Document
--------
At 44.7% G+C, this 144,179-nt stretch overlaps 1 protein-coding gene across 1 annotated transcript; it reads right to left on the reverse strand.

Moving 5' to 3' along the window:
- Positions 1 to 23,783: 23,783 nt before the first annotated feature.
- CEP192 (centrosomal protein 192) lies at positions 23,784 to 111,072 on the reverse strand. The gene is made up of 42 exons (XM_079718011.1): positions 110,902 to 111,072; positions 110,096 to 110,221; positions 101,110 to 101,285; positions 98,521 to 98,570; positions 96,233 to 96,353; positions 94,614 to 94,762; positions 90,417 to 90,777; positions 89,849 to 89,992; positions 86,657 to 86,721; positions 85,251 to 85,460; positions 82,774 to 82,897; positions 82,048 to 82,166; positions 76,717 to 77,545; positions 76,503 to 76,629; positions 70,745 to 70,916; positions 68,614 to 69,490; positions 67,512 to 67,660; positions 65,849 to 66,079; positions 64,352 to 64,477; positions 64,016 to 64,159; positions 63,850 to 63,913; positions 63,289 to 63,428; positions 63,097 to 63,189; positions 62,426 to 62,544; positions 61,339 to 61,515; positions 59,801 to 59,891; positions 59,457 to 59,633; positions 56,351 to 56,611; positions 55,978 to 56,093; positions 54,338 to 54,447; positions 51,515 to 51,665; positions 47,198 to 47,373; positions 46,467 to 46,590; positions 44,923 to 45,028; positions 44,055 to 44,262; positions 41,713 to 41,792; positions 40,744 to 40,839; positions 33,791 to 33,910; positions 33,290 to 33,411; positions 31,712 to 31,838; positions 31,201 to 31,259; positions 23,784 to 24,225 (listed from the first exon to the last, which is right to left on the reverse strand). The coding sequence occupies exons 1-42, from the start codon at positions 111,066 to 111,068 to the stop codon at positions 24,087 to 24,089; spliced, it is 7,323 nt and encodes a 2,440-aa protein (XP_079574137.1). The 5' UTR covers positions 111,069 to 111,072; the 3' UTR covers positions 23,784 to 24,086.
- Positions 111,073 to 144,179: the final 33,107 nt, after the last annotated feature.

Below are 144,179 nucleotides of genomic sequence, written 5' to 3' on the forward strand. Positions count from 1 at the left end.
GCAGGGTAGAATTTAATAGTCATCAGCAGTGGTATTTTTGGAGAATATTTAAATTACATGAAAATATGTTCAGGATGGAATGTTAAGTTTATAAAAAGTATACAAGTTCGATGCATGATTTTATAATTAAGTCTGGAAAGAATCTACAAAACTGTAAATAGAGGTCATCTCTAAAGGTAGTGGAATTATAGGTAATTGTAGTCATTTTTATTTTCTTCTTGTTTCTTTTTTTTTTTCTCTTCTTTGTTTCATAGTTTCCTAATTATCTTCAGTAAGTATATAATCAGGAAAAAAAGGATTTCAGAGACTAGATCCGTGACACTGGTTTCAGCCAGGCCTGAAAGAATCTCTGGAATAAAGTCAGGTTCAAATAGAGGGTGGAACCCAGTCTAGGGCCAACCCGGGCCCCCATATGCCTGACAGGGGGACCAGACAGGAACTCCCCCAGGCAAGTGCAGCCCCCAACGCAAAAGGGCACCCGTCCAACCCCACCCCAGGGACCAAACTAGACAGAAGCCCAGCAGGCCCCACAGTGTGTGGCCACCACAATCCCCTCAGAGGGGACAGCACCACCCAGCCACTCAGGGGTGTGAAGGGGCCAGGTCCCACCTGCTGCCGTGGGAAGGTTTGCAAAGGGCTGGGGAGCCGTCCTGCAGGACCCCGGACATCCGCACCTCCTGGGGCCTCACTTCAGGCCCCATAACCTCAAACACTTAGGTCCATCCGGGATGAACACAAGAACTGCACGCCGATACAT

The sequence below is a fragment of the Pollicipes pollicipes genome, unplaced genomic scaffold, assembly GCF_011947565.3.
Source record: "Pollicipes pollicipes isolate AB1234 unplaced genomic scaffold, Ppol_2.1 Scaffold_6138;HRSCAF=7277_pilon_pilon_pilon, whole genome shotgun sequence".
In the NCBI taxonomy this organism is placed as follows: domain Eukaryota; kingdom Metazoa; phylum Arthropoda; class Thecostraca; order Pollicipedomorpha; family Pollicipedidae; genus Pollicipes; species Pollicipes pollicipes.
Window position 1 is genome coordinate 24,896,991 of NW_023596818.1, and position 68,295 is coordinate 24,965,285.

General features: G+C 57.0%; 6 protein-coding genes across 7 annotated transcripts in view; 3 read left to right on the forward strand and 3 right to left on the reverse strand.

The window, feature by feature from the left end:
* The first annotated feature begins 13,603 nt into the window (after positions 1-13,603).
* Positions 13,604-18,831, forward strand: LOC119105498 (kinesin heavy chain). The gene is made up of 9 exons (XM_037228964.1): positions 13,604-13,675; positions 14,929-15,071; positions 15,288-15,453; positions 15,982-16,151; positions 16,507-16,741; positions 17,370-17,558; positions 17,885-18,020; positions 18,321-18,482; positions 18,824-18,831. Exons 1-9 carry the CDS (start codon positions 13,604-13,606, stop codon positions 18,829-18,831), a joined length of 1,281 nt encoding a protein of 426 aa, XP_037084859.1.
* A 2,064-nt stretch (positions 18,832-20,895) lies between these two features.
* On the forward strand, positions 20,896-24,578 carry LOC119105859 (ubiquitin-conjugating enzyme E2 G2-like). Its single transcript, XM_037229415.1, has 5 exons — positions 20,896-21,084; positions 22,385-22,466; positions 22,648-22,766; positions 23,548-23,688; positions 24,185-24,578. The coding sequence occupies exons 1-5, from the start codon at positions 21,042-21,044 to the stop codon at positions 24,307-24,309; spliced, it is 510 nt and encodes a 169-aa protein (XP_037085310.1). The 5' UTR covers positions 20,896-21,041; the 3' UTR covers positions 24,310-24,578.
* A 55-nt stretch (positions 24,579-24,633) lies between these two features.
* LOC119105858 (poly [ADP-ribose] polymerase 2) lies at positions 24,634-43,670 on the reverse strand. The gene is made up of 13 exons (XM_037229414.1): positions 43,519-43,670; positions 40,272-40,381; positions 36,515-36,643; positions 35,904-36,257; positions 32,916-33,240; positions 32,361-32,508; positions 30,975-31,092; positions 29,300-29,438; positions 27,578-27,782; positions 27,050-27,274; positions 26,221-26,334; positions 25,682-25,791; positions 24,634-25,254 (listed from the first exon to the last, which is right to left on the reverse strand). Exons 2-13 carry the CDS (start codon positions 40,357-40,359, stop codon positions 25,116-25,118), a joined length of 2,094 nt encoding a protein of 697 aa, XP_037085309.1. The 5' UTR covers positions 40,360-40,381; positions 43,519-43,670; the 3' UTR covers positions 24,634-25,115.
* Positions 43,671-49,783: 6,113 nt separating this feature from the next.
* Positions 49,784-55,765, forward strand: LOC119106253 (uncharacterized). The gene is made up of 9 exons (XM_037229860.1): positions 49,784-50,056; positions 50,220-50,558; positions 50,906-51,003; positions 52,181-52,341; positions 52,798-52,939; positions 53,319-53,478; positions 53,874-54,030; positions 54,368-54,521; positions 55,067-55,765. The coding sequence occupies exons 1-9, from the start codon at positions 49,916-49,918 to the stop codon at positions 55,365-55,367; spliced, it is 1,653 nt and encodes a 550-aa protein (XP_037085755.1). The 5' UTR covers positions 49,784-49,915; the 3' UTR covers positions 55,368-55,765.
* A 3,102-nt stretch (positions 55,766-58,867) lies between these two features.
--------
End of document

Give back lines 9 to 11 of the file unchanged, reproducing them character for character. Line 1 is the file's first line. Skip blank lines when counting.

Source record: "Pollicipes pollicipes isolate AB1234 unplaced genomic scaffold, Ppol_2.1 Scaffold_6138;HRSCAF=7277_pilon_pilon_pilon, whole genome shotgun sequence".
In the NCBI taxonomy this organism is placed as follows: domain Eukaryota; kingdom Metazoa; phylum Arthropoda; class Thecostraca; order Pollicipedomorpha; family Pollicipedidae; genus Pollicipes; species Pollicipes pollicipes.
Window position 1 is genome coordinate 24,896,991 of NW_023596818.1, and position 68,295 is coordinate 24,965,285.